LENOX INC V DEPT OF TREASURY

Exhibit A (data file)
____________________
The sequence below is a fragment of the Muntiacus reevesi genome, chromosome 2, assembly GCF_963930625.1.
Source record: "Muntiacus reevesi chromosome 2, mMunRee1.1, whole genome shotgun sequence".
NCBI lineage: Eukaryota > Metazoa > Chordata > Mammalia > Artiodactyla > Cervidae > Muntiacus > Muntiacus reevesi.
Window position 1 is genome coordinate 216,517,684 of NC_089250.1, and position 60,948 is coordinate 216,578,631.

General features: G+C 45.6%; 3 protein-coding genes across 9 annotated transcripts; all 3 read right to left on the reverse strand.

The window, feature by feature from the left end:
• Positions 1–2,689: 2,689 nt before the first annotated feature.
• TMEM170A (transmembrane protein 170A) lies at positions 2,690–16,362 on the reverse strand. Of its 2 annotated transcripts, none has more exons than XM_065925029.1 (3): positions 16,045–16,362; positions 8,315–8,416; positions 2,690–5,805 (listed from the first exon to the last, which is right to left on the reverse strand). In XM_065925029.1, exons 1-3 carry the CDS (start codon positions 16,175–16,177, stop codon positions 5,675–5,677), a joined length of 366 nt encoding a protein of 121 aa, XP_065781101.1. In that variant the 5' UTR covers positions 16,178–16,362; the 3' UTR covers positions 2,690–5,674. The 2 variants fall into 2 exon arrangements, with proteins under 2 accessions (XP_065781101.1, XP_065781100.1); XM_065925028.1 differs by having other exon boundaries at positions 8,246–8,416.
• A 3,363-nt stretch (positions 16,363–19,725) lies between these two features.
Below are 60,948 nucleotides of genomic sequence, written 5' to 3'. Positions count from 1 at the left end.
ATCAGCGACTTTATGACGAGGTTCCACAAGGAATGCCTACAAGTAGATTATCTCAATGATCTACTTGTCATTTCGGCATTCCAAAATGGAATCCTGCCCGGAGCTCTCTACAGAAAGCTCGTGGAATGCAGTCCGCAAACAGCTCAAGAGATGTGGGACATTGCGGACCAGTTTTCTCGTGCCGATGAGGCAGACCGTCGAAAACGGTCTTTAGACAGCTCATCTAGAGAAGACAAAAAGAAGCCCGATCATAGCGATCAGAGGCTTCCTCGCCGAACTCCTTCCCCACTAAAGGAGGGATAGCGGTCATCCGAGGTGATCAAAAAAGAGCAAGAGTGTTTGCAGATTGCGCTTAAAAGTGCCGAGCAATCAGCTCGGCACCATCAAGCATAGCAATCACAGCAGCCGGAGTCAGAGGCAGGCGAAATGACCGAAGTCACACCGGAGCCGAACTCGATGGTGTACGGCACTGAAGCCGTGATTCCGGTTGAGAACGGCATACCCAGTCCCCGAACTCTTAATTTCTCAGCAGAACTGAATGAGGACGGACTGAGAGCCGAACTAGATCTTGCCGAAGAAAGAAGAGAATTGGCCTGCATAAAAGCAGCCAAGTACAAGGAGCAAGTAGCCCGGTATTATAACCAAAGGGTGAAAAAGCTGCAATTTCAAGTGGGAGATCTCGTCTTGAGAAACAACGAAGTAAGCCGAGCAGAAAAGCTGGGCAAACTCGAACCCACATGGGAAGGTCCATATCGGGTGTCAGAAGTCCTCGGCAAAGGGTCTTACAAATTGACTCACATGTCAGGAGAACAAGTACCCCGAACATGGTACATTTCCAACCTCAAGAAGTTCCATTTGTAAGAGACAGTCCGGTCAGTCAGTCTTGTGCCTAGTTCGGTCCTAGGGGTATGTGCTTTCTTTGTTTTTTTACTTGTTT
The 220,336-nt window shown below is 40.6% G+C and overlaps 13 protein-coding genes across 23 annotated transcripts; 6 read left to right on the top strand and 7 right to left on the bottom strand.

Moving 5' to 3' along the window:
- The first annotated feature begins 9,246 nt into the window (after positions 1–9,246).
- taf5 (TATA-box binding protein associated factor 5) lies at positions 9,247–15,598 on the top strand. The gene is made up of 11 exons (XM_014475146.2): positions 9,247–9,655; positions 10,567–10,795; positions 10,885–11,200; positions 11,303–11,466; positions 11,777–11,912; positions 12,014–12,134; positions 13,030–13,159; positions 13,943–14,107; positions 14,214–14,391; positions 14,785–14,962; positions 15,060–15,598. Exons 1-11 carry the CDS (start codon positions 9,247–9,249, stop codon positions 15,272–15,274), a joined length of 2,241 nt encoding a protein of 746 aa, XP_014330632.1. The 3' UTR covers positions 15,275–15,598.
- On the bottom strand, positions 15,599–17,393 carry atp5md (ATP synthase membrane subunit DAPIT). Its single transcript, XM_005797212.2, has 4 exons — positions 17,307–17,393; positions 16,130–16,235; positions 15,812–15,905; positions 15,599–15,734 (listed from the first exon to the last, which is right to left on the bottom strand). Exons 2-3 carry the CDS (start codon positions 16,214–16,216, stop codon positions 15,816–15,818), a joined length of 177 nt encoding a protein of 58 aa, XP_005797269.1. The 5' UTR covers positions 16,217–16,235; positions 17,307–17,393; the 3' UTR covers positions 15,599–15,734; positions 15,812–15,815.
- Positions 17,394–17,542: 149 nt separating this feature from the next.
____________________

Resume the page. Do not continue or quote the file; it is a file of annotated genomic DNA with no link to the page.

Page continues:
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STATE OF MICHIGAN COURT OF APPEALS INTERNATIONAL HOME FOODS, INC., FOR PUBLICATION October 4, 2005 9:10 a.m. Plaintiff-Appellant, v No. 253748 Court of Claims LC No. 02-000081-MT DEPARTMENT OF TREASURY, Defendant-Appellee. LENOX, INC., Plaintiff-Appellant, v No. 253760 Court of Claims LC No. 01-018141-MT DEPARTMENT OF TREASURY, Defendant-Appellee. Official Reported Version Before: Kelly, P.J., and Sawyer and Wilder, JJ. KELLY, P.J. (dissenting). I respectfully dissent. The majority holds that "because defendant had in place an RAB [Revenue Administrative Bulletin] favorable to plaintiff 's position for the tax years before the Gillette [Co v Dep't of Treasury, 198 Mich App 303; 497 NW2d 595 (1993)] decision was released, defendant is bound by that RAB." Ante at ___. Thus, according to the majority, defendant is prohibited from applying Gillette retroactively. However, the retroactive application of Gillette has previously been decided by this Court on the identical issues presented here. In Rayovac Corp v Dep't of Treasury, 264 Mich App 441, 448-449; 691 NW2d 57 (2004), this Court held: The retroactive application of the SBT for the tax years at issue does not discriminate against or unconstitutionally burden interstate commerce. See Harper v Virginia Dep't of Taxation, 509 US 86; 113 S Ct 2510; 125 L Ed 2d 74 (1993); Syntex Laboratories v Dep't of Treasury, 233 Mich App 286; 590 NW2d 612 (1998). Moreover, defendant is not estopped from retroactively applying the -1- new rule created by case law simply because it had issued revenue administrative bulletins advising taxpayers of what the then-applicable rule was.1 Contrary to what plaintiff asserts, defendant did not "bait and switch." Cf. Newsweek, Inc v Florida Dep't of Revenue, 522 US 442; 118 S Ct 904; 139 L Ed 2d 888 (1998). In addition, plaintiff has no vested right to continued application of a particular taxing standard, so it cannot claim that imposition of the SBT constitutes unfair and unjust treatment. Syntex Laboratories, supra at 293. Finally, defendant was not barred by the doctrine of laches from retroactively applying the SBT because plaintiff cannot show hardship as a result of the delay. See Speaker-Hines & Thomas, Inc v Dep't of Treasury, 207 Mich App 84, 91; 523 NW2d 826 (1994), and Amway Corp v Dep't of Treasury, 176 Mich App 285, 294-295; 438 NW2d 904 (1989), vacated in part and remanded on other grounds 433 Mich 908 (1989). 1 Plaintiff also incorrectly argues that defendant was required by MCL 24.203(6) to follow its earlier statements of the law as set out in the revenue administrative bulletins. MCL 24.203(6) is part of the Administrative Procedures Act, which does not apply to revenue administrative bulletins. The revenue division act at MCL 205.3(f) authorizes the bulletins, and nothing in that act makes them binding on defendant in the face of contrary judicial decisions. [Emphasis added.] More recently, this Court reaffirmed these principles in JW Hobbs Corp v Dep't of Treasury, 268 Mich App ___ ; ___ NW2d ___ (2005). In JW Hobbs, the trial court ruled that the RABs were binding and could only be applied prospectively. This Court determined that the trial court erred, holding: RABs are actually issued under MCL 205.3(f), which allows defendant to "issue bulletins that index and explain current department interpretations of current state tax laws." Our Supreme Court has held that RABs are only interpretations of the applicable statutes and do not have the force of law. See, e.g., Catalina Marketing Sales Corp v Dep't of Treasury, 470 Mich 13, 21; 678 NW2d 619 (2004). In Rayovac Corp v Dep't of Treasury, 264 Mich App 441, 448-449; 691 NW2d 57 (2004), this Court stated, "[m]oreover, defendant is not estopped from retroactively applying the new rule created by case law simply because it had issued revenue administrative bulletins advising taxpayers of what the then-applicable rule was. Thus, defendant is not legally bound to adhere to its stated interpretation of tax law in its RABs. Finally, the argument that new state taxing standards may not be imposed retroactively has been rejected by the United States Supreme Court in Harper v Virginia Dep't of Taxation, 509 US 86; 113 S Ct 2510; 125 L Ed 2d 74 (1993). [JW Hobbs, supra at ___.] -2- I also believe that the majority's reliance on In re D'Amico Estate, 435 Mich 551; 460 NW2d 198 (1990), is misplaced. In D'Amico, the defendant Department of Treasury changed its position, and later had its change endorsed by the courts. Id. at 559 n 11. In contrast, defendant in these cases changed its position only after it was forced to do so by the courts. And the general rule is that judicial decisions are to be given complete retroactive effect. JW Hobbs, supra at ___. Finally, while the D'Amico Court held that the defendant was bound by its prior RAB, at least with regard to the estates of people who purchased lottery tickets before the defendant advised inheritance tax field examiners of a "new development," defendant here is seeking retroactive application to only those tax years that were still open. Because the precise issues raised in these cases were resolved in Rayovac, JW Hobbs, and Syntex Laboratories v Dep't of Treasury, 233 Mich App 286, 292-293; 590 NW2d 612 (1998), we are constrained to follow their holdings. MCR 7.215(J)(1). The majority's opinion creates an impermissible conflict with previously published opinions of this Court. /s/ Kirsten Frank Kelly -3-